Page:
Round 12 of the FIDE Candidates Tournament 2016, was played on Friday 25th March. The tournament was in its closing stages, and this round would really turn the heat up somewhat.
Going into the round, Viswanathan Anand was joint leader. His victory over Sergey Karjakin in the previous round, gave Anand’s campaign to set up a third World Title match with Magnus Carlsen a real boost. However, round-twelve spelled a new day, and the former World Champion was brought down to Earth with a bit of a bump.
He faced American Grandmaster, Hikaru Nakamura, and the round would be tough for Anand. The game was an English opening, with Nakamura’s 8.a3 apparently a novelty – I say ‘apparently’ because it seems too natural a move to be a novelty in such a position … but, databases rarely lie. Anand seemed to be doing fine from the opening as Black, compensating what could be said to be a slight space inferiority with good development and finding good squares for his pieces.
Nakamura’s 10.e3 (shown in the diagram, above) was rather provocative, appearing to leave White’s knight on h4 out on a limb. It all but dares Black to play …g5 because, well, where is the knight going to go? Surely the American has a problem? This is obviously the way that Anand was thinking, as he did indeed play 10…g5. However, Nakamura was more than ready for it. There followed: 11.b4 Bb6 (11…gxh4 seems to be more valid) 12.Bb2 Nxd5 13.cxd5. And now I would like to pose a question: if you had to make a split-second decision, where would you move the knight to? For me, the e5-square sticks out. Failing that, the horrid b8, or bite the bullet and take on h4. Anywhere but where Anand ended up putting it, which was d4.
To me, this move looks all kind of wrong, but Anand was already in a very difficult predicament. Clearly he’d been out-booked, here, and his problems had most likely started with 11…Bb6. Now it was a case of damage limitation and the thought process was probably concerning where best to sacrifice the knight, expecting to get the piece back with …gxh4. However, Nakamura had yet another surprise – 14.d3!
This is a classy move, and it really puts the situation in perspective, White has the position under his control and has the time to target the e4-square, threatening to open and expand the position. This really carries a lot of weight when considering White’s superior piece activity and coupled with the isolation and openness of the black King position. White is on the move, very quickly.
Anand chose to continue with 14…gxh4 and there was nothing better than this. Unfortunately, however, the damage has already been done and Nakamura converted his advantage rather effortlessly. A huge disappointment for Anand, this, and the former World Champion seemed rather shell-shocked afterwards.
Sergey Karjakin and Veselin Topalov got in to a Sicilian Scheveningen, which saw Black produce a new move with 12…Nb6. The players castled on opposite wings and White played very aggressively, gaining a very potent initiative on the Kingside. Black set up on the Queenside, obtaining the semi-open c-file, but seemed to be jogging on the spot in comparison.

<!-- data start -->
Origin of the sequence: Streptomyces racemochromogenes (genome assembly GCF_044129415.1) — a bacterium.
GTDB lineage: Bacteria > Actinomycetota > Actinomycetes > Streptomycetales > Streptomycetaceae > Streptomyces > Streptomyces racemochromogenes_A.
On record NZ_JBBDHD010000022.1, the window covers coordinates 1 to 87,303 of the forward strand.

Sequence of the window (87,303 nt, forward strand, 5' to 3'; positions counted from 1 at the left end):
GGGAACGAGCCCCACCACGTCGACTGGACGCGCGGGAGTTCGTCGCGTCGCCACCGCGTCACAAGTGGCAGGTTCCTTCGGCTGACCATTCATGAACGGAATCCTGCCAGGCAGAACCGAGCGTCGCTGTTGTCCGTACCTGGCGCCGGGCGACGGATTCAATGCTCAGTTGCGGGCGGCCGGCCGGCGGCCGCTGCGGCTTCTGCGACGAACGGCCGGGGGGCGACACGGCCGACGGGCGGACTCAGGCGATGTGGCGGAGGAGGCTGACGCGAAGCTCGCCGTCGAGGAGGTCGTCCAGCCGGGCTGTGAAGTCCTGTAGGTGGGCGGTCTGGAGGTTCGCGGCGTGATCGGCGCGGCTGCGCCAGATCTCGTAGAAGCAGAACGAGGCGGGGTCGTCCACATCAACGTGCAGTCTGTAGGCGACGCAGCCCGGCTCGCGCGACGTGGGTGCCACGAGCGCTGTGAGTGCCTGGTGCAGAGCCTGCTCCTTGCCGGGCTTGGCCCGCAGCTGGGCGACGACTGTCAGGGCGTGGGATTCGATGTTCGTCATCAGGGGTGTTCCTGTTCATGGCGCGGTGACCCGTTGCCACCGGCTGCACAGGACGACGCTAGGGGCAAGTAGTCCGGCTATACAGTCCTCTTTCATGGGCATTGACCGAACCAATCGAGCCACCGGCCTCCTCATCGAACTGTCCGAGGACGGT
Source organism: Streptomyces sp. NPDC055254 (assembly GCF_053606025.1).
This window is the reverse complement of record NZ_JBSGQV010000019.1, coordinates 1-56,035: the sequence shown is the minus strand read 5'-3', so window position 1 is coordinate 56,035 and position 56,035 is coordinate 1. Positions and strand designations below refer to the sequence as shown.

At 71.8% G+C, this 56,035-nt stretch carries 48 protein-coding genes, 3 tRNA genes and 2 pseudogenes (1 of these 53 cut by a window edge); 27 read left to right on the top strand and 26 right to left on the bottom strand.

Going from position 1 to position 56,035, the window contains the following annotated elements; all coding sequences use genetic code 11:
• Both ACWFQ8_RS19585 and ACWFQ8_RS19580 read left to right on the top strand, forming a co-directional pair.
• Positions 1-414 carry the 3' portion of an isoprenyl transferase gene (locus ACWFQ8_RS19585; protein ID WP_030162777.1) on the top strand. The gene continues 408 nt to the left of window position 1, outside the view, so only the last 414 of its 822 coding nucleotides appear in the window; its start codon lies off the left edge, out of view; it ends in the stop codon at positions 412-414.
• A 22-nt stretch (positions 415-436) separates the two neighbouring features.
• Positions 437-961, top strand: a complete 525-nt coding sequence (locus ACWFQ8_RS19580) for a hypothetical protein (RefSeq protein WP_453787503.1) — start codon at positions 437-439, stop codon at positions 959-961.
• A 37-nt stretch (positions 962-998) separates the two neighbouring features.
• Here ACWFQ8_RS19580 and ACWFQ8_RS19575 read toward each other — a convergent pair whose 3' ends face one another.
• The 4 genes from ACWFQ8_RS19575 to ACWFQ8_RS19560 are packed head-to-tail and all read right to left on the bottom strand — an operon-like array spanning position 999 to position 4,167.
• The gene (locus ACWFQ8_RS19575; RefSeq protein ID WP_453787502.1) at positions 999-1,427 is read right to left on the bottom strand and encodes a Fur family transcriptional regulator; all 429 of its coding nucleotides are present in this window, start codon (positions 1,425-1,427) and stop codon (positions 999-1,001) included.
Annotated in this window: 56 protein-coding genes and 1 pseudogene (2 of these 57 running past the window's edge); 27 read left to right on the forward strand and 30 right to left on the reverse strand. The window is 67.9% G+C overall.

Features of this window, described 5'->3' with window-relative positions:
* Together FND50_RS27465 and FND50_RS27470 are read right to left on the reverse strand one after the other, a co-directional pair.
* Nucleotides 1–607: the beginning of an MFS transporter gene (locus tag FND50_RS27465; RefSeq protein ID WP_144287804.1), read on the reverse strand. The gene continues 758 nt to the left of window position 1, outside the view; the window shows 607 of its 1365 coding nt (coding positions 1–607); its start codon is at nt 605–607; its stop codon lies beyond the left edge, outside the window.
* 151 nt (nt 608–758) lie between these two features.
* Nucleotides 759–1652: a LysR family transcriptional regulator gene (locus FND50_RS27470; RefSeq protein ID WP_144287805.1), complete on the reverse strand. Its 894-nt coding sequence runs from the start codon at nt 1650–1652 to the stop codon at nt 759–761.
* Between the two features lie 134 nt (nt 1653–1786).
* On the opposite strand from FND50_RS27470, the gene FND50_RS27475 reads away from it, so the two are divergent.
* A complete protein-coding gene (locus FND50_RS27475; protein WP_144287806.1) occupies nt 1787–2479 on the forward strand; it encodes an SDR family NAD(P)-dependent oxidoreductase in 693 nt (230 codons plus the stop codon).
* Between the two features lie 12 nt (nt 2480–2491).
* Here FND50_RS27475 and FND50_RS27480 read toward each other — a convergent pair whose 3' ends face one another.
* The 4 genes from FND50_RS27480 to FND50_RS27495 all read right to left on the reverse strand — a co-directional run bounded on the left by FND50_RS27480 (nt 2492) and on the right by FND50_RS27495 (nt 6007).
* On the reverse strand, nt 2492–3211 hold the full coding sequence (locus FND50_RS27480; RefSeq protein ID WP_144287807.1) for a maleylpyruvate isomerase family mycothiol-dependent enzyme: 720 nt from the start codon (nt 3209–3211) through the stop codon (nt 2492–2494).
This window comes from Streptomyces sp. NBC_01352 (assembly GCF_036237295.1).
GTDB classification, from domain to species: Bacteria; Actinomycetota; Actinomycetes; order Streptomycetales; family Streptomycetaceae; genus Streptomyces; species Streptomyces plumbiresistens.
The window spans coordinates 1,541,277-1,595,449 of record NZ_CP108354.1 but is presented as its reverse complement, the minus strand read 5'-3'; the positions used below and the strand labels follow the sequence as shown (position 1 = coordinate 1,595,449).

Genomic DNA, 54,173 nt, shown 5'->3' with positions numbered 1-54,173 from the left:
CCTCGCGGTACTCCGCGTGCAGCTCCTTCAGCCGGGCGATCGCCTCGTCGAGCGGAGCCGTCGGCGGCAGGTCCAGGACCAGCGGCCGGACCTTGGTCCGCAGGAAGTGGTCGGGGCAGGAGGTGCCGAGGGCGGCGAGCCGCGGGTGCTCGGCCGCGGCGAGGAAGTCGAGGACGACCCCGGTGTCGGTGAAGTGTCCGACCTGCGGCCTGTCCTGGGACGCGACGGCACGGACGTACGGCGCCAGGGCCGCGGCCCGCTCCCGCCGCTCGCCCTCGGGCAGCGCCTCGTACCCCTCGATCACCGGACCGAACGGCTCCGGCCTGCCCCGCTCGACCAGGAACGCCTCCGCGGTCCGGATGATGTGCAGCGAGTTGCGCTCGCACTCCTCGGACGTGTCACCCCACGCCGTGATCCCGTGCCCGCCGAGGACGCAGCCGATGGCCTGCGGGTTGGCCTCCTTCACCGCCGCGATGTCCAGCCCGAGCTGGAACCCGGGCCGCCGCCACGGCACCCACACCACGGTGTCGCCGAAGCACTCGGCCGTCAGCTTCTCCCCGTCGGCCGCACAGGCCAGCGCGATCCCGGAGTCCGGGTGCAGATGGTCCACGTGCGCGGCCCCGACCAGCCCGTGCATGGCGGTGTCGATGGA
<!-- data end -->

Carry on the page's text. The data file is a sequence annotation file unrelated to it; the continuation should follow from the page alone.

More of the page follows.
From the above position, which shows the situation after 18.h6, Topalov began to go really wrong, with 18…fxg6. This move jumps out immediately as seriously flawed, allowing 19.Nxe6, forking Queen and Rook. In hindsight, 18…hxg6 was a better choice, but after 19.hxg7 Re8 20.Rdg1 White would still hold the better stance. As it was, 19.Nxe6 won the exchange for White as Karjakin seized Topalov’s rook for a bishop. Though White could have played stronger in taking full advantage, Karjakin never looked in doubt of the point. As much a factor of this is the erratic nature of Topalov’s play during this tournament. After this round, the Bulgarian would remain on just 4-points.
The other games were drawn. Svidler-Giri was an English Four Knights, which left known territory with Black’s 16…Nd6. From here, Svidler will perhaps have felt slightly frustrated, as his opponent, (who had drawn all his games up to this point, and looked set to be after going the whole hog), did not really play very ambitiously. With Black shuffling aimlessly and seeking exchanges, it was clearly up to White to stick his neck out and take the risks if there was going to be any kind of game. Svidler did not shy away from this, but it cost him, and by the time control Black held a little initiative. Fortunately for his opponent, Giri did not seem interested in using said initiative, and this, coupled with good resistance from Svidler, saw the point split.
Caruana-Aronian was a Ruy Lopez, which saw White have the better of things for the majority of the game. However, Black took up a very active defence and was not at all shy in coming forward. White seemed to me to be a little nervy, and found himself punished for hanging around a little too long. Had Aronian opted for 53…h2 instead of 53…Qg2, Caruana may have found himself under some pressure. As it was, whatever chances were there went begging and the players agreed a draw in 67-moves.
All this meant that Sergey Karjakin re-joined Fabiano Caruana in the lead of the tournament. Just behind them was Viswanathan Anand, who would be licking his wounds from his defeat in this round. With two rounds left, would he be able to recover? The only other players in touch with the lead are Giri, Svidler, Aronian, but it would take big mistakes from the leaders to open the door for one of those. For Nakamura and Topalov, it is a case of damage limitation and respectability, now.
The penultimate round beckons after a rest day …
Standings after 12 rounds:
Caruana, Karjakin – 7
Anand – 6½
Giri, Svidler, Aronian – 6
Nakamura – 5½
Topalov – 4
Round 13, 27 March, 15:00 local time
GM Fabiano Caruana – GM Peter Svidler
GM Levon Aronian – GM Sergey Karjakin
GM Veselin Topalov – GM Hikaru Nakamura
GM Viswanathan Anand – GM Anish Giri